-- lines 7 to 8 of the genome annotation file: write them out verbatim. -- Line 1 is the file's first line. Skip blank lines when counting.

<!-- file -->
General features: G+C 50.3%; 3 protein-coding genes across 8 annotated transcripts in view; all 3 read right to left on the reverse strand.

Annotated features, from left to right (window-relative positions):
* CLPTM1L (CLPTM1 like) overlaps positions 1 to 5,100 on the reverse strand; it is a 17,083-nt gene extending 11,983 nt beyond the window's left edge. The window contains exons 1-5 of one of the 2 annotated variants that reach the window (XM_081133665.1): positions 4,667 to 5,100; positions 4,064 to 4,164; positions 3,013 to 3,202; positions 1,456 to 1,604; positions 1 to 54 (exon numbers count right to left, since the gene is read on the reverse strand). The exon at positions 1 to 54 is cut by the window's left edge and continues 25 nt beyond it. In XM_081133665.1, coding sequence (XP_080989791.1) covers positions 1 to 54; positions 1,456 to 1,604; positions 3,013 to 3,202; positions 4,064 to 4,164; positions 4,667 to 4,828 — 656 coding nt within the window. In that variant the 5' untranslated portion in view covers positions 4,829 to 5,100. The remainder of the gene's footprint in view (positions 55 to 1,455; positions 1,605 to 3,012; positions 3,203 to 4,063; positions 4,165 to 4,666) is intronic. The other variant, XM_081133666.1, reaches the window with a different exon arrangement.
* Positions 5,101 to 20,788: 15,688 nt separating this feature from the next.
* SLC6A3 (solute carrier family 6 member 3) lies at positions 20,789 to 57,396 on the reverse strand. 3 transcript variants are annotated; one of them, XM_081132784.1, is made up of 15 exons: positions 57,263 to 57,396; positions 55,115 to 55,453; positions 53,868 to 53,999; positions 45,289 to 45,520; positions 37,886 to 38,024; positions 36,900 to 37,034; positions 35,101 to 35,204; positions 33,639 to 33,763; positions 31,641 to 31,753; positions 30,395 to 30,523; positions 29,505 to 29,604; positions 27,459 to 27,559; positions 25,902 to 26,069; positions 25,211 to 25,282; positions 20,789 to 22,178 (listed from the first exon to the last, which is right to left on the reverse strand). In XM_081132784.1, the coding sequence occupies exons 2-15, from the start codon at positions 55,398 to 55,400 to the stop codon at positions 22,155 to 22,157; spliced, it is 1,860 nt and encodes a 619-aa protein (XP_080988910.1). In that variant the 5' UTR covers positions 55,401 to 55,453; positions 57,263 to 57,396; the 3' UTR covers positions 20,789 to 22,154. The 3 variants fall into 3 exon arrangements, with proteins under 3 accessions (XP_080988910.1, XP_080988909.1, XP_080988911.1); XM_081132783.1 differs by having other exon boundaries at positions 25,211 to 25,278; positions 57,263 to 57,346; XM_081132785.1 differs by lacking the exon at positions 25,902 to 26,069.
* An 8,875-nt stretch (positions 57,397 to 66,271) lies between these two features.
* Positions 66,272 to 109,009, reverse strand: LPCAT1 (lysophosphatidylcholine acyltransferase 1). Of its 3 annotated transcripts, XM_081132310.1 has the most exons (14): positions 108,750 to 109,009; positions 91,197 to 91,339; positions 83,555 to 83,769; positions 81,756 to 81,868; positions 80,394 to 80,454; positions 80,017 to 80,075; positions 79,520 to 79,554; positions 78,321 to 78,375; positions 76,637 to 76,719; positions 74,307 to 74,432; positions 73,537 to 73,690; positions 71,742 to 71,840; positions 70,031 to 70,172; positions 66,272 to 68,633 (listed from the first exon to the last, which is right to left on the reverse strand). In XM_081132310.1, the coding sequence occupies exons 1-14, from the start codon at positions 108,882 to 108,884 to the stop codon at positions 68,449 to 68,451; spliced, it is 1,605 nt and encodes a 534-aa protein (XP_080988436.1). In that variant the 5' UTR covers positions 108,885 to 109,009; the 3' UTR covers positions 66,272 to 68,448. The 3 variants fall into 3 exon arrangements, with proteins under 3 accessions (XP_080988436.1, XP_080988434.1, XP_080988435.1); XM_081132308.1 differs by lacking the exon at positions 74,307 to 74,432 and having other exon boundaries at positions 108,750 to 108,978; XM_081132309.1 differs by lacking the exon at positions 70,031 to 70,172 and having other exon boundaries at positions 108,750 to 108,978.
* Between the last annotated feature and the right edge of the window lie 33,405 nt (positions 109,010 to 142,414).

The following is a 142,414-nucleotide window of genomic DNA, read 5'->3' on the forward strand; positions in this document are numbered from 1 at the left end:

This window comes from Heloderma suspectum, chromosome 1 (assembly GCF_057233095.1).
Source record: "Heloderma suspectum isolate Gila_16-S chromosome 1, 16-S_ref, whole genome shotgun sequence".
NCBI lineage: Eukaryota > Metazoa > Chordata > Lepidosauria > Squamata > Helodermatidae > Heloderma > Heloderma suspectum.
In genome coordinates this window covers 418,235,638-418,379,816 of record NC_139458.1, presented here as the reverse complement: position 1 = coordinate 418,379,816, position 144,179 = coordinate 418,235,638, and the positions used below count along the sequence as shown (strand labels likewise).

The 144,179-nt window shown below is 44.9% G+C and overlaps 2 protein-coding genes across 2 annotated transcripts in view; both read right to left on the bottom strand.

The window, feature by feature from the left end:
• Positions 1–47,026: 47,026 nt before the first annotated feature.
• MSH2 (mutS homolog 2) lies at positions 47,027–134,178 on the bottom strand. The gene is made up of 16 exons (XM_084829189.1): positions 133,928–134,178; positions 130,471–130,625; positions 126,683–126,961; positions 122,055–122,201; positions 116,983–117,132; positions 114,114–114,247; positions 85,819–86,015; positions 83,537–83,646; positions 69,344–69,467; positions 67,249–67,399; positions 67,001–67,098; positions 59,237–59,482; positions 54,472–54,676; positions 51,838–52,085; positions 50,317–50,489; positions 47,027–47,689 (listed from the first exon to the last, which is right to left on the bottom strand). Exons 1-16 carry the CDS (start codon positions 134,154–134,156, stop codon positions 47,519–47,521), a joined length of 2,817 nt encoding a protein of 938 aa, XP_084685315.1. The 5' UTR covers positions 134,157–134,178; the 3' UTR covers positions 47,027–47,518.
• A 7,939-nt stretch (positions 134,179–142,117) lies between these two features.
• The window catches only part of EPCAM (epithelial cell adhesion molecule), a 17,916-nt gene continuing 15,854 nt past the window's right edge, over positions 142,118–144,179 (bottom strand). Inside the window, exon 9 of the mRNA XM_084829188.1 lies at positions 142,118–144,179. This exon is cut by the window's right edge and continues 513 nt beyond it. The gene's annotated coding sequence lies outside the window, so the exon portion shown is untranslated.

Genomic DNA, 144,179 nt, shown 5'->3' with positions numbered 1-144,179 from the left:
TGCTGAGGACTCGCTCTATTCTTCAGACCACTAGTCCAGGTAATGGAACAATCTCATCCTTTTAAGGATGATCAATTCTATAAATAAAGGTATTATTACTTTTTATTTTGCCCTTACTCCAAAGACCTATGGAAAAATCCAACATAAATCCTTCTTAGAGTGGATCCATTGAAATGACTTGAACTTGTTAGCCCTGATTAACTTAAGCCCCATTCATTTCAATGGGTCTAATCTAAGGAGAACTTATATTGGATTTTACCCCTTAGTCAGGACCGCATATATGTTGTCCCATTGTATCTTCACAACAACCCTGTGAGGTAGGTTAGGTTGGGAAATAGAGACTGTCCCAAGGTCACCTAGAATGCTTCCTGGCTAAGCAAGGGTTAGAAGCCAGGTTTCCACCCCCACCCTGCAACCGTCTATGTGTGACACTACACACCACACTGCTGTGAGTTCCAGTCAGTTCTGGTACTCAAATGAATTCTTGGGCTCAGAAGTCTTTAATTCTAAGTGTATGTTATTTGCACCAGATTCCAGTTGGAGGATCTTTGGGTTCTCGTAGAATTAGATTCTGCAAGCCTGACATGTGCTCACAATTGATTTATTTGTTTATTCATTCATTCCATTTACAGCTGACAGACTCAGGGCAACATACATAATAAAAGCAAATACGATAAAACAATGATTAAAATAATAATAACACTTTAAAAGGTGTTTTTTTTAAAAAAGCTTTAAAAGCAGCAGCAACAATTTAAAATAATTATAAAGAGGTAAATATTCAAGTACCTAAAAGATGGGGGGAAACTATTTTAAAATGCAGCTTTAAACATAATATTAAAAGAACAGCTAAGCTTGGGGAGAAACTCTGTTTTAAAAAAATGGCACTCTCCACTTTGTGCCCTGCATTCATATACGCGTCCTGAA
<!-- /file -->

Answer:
* Positions 66,272 to 109,009, reverse strand: LPCAT1 (lysophosphatidylcholine acyltransferase 1). Of its 3 annotated transcripts, XM_081132310.1 has the most exons (14): positions 108,750 to 109,009; positions 91,197 to 91,339; positions 83,555 to 83,769; positions 81,756 to 81,868; positions 80,394 to 80,454; positions 80,017 to 80,075; positions 79,520 to 79,554; positions 78,321 to 78,375; positions 76,637 to 76,719; positions 74,307 to 74,432; positions 73,537 to 73,690; positions 71,742 to 71,840; positions 70,031 to 70,172; positions 66,272 to 68,633 (listed from the first exon to the last, which is right to left on the reverse strand). In XM_081132310.1, the coding sequence occupies exons 1-14, from the start codon at positions 108,882 to 108,884 to the stop codon at positions 68,449 to 68,451; spliced, it is 1,605 nt and encodes a 534-aa protein (XP_080988436.1). In that variant the 5' UTR covers positions 108,885 to 109,009; the 3' UTR covers positions 66,272 to 68,448. The 3 variants fall into 3 exon arrangements, with proteins under 3 accessions (XP_080988436.1, XP_080988434.1, XP_080988435.1); XM_081132308.1 differs by lacking the exon at positions 74,307 to 74,432 and having other exon boundaries at positions 108,750 to 108,978; XM_081132309.1 differs by lacking the exon at positions 70,031 to 70,172 and having other exon boundaries at positions 108,750 to 108,978.
* Between the last annotated feature and the right edge of the window lie 33,405 nt (positions 109,010 to 142,414).